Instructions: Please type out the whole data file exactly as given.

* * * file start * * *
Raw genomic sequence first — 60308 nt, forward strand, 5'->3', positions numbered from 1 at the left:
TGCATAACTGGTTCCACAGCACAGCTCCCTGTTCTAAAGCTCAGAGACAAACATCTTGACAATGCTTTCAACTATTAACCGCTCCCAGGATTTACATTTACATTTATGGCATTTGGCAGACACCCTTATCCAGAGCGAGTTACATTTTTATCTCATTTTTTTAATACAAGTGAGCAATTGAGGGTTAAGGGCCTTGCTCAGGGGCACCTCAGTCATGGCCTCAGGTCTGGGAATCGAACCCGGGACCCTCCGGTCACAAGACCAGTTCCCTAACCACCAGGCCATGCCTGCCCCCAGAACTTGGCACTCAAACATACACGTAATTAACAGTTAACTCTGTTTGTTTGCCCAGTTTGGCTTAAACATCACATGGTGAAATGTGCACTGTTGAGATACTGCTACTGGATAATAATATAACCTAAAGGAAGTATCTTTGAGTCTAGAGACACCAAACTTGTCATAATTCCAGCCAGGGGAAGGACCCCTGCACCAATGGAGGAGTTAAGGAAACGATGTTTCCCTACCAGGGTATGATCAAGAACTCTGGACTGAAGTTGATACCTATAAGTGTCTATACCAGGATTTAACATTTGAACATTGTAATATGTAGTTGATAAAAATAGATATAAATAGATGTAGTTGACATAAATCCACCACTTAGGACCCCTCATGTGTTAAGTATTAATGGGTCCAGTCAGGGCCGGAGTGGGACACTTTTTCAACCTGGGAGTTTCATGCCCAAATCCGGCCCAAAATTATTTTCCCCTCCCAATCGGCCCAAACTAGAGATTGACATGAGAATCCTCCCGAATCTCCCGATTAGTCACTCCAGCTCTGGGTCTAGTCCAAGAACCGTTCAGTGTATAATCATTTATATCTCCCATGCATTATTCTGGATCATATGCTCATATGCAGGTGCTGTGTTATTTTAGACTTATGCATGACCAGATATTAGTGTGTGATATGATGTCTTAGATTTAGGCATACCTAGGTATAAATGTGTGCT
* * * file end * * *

Raw genomic sequence first — 60308 nt, forward strand, 5'->3', positions numbered from 1 at the left:
TGCATAACTGGTTCCACAGCACAGCTCCCTGTTCTAAAGCTCAGAGACAAACATCTTGACAATGCTTTCAACTATTAACCGCTCCCAGGATTTACATTTACATTTATGGCATTTGGCAGACACCCTTATCCAGAGCGAGTTACATTTTTATCTCATTTTTTTAATACAAGTGAGCAATTGAGGGTTAAGGGCCTTGCTCAGGGGCACCTCAGTCATGGCCTCAGGTCTGGGAATCGAACCCGGGACCCTCCGGTCACAAGACCAGTTCCCTAACCACCAGGCCATGCCTGCCCCCAGAACTTGGCACTCAAACATACACGTAATTAACAGTTAACTCTGTTTGTTTGCCCAGTTTGGCTTAAACATCACATGGTGAAATGTGCACTGTTGAGATACTGCTACTGGATAATAATATAACCTAAAGGAAGTATCTTTGAGTCTAGAGACACCAAACTTGTCATAATTCCAGCCAGGGGAAGGACCCCTGCACCAATGGAGGAGTTAAGGAAACGATGTTTCCCTACCAGGGTATGATCAAGAACTCTGGACTGAAGTTGATACCTATAAGTGTCTATACCAGGATTTAACATTTGAACATTGTAATATGTAGTTGATAAAAATAGATATAAATAGATGTAGTTGACATAAATCCACCACTTAGGACCCCTCATGTGTTAAGTATTAATGGGTCCAGTCAGGGCCGGAGTGGGACACTTTTTCAACCTGGGAGTTTCATGCCCAAATCCGGCCCAAAATTATTTTCCCCTCCCAATCGGCCCAAACTAGAGATTGACATGAGAATCCTCCCGAATCTCCCGATTAGTCACTCCAGCTCTGGGTCTAGTCCAAGAACCGTTCAGTGTATAATCATTTATATCTCCCATGCATTATTCTGGATCATATGCTCATATGCAGGTGCTGTGTTATTTTAGACTTATGCATGACCAGATATTAGTGTGTGATATGATGTCTTAGATTTAGGCATACCTAGGTATAAATGTGTGCT